# This function resides in the "lib/compfix.zsh" script sourced above.
    handle_completion_insecurities
# Else, enable and cache completions to the desired file.
else
if [[ -n "${ZSH_COMPDUMP}"(#qN.mh+24) ]]; then
      compinit -d "${ZSH_COMPDUMP}"
      compdump
else
      compinit -C
fi
fi
else
if [[ -n "${ZSH_COMPDUMP}"(#qN.mh+24) ]]; then
    compinit -i -d "${ZSH_COMPDUMP}"
    compdump
else
    compinit -C
fi
fi

And I've loaded it through .zshrc in plugins=(zshfs git ...)

Thank you!

Did you mean plugins=(zshfl git ... ? :)

@divyekapoor
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divyekapoor commented Nov 6, 2020

Just check if the shell is an interactive shell before executing compinit?

eg. with [[ -o interactive ]] ?

@MostHated
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MostHated commented Mar 14, 2021

Skip the not really helping Ubuntu global compinit

skip_global_compinit=1

Just adding this one thing to .zshenv cut my initial loading time in half. 👍

For plugins, though. I use this: https://getantibody.github.io/ "The fastest shell plugin manager."

Plus, here are some additional tips to make initial loading faster if anyone is interested.
https://carlosbecker.com/posts/speeding-up-zsh/

(Man, I didn't realize it's already been 5 years since I came across that site. So I suppose its a bit of an old post, but most of it should still be relevant and helpful)

@smac89
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smac89 commented Nov 8, 2021

Over time, I've improved this snippet to become something like this:

function {
    # http://zsh.sourceforge.net/Doc/Release/Options.html#Scripts-and-Functions
    setopt LOCAL_OPTIONS extendedglob
    # http://zsh.sourceforge.net/Doc/Release/Expansion.html#Glob-Qualifiers
    # http://zsh.sourceforge.net/Doc/Release/Conditional-Expressions.html#Conditional-Expressions
    if [[ ! -e "${ZSH_COMPDUMP}" || -n "${ZSH_COMPDUMP}"(#qNY1.mh+24) ]]; then
        zi compinit > /dev/null
        zi cdreplay -q
    fi
}

A few notes:

  • ZSH_COMPDUMP comes from ohmyzsh, which I use in addition to zinit
  • The Y1 enables short-circuit mode so that only the first file which matches the rest of the pattern will be returned.
  • Everything is in an anonymous function so that we can enable extendedglob just for the function, and not for the entire shell

@aztack
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aztack commented Dec 14, 2021

autoload -Uz compinit
for dump in ~/.zcompdump(N.mh+24); do
  compinit
done
compinit -C

works for me.

Timing with timezsh:

timezsh() {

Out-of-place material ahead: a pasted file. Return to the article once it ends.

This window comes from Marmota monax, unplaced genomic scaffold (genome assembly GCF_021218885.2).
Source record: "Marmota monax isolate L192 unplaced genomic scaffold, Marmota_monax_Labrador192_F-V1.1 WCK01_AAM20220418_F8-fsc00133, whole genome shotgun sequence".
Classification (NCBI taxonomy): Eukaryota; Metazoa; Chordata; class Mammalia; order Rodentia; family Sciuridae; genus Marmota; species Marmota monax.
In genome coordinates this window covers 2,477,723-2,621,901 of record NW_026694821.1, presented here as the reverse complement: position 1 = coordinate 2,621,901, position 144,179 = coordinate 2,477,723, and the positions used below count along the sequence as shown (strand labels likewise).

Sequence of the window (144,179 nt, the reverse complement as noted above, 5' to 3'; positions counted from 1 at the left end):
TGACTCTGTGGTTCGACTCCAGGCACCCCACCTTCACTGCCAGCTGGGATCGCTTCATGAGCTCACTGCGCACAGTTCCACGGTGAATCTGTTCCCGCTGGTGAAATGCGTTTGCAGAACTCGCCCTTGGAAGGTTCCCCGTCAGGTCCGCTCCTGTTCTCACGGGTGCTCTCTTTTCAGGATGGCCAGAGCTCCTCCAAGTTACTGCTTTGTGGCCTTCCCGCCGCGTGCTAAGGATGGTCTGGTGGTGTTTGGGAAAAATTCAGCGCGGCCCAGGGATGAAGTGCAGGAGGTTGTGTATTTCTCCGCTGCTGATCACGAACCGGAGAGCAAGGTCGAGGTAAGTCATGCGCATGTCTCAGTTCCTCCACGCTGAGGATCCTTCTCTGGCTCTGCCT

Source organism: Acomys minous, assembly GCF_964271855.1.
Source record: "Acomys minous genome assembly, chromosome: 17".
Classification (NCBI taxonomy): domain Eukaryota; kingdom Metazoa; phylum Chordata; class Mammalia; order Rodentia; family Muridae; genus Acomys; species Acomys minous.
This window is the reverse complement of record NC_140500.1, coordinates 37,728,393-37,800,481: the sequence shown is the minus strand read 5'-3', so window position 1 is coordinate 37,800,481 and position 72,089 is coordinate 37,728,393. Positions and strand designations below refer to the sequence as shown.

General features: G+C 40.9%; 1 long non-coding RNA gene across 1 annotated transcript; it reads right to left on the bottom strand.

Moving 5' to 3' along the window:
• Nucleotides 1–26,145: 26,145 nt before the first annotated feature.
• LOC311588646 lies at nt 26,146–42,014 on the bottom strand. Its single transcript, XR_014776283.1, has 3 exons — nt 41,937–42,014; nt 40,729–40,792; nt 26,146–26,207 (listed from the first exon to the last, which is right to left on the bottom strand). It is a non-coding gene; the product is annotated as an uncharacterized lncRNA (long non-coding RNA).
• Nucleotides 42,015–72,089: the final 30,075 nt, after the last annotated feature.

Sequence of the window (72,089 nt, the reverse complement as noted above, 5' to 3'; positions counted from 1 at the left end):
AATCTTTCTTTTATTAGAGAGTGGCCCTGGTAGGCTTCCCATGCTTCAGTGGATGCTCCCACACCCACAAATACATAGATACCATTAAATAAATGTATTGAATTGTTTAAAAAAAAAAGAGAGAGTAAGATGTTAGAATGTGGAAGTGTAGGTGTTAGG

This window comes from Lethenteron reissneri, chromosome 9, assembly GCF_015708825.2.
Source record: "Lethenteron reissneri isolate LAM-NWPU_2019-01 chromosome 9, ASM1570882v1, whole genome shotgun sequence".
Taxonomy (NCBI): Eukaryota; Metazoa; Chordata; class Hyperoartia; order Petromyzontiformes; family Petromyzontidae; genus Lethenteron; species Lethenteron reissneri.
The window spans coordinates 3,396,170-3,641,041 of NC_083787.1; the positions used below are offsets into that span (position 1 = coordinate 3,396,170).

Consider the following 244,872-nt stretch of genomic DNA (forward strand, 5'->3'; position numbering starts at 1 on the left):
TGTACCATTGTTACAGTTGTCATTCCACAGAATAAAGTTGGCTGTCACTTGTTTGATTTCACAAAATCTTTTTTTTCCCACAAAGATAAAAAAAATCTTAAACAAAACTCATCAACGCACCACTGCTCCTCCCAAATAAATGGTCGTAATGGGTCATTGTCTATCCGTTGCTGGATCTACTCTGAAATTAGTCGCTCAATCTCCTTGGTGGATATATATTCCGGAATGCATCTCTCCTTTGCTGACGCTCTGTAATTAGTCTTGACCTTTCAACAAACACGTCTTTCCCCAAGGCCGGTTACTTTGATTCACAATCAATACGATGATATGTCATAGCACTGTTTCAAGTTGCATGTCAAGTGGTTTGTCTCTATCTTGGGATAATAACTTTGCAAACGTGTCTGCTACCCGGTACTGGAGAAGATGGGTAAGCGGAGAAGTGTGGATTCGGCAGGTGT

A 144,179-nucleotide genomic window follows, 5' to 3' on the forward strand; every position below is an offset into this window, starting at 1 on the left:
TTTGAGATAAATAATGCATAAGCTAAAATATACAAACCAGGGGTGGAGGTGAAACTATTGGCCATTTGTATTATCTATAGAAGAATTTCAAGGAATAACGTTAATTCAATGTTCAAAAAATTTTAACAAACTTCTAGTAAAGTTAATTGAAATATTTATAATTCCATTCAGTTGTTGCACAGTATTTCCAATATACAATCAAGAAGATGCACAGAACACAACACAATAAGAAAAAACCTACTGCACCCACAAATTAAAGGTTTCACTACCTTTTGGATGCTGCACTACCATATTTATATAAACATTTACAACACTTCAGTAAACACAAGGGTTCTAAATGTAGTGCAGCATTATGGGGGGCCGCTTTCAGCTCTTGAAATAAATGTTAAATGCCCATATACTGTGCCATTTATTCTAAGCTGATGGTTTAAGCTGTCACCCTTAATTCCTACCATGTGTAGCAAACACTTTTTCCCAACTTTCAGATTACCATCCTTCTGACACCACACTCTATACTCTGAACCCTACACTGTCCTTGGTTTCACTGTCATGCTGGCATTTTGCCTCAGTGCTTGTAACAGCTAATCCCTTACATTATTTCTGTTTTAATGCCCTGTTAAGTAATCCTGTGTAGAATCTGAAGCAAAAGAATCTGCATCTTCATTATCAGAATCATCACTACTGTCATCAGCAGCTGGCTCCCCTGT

shell=${1-$SHELL}
  for i in $(seq 1 4); do /usr/bin/time $shell -i -c exit; done
}

Before:

        1.33 real         0.80 user         0.52 sys
        1.38 real         0.80 user         0.57 sys
        1.55 real         0.82 user         0.64 sys
        1.50 real         0.81 user         0.63 sys

After:

        0.78 real         0.32 user         0.42 sys
        0.81 real         0.33 user         0.45 sys
        0.96 real         0.37 user         0.55 sys
        1.21 real         0.42 user         0.71 sys

@xinxilas
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xinxilas commented Mar 1, 2022

It was faster here

Definitive solution?

@vincentbernat
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vincentbernat commented Apr 7, 2022

I am going for

() {
    emulate -L zsh
    setopt extendedglob
    autoload -Uz compinit complist
    local zcd=$1                # compdump
    local zcdc=$1.zwc           # compiled compdump
    local zcda=$1.last          # last compilation
    local zcdl=$1.lock          # lock file
    local attempts=30
    while (( attempts-- > 0 )) && ! ln $zcd $zcdl 2> /dev/null; do sleep 0.1; done
    {
        if [[ ! -e $zcda || -n $zcda(#qN.mh+24) ]]; then
            compinit -i -d $zcd
            : > $zcda
        else
            compinit -C -d $zcd
        fi
        [[ ! -f $zcdc || $zcd -nt $zcdc ]] && rm -f $zcdc && zcompile $zcd &!
    } always {
        rm -f $zcdl
    }
} $ZSH/run/u/$HOST-$UID/zcompdump

I didn't see a mention what happens when multiple shells are spawned at the same time. Maybe that's the reason we sometime run into empty dump file.

@medwatt
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medwatt commented Apr 12, 2022

Where exactly do we put this code:

autoload -Uz compinit
for dump in ~/.zcompdump(N.mh+24); do
  compinit
done
compinit -C

@faelin
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faelin commented Jun 3, 2022

@medwatt put the snippet somewhere in your .zshrc file, or put it in an external script file and call it from your .zshrc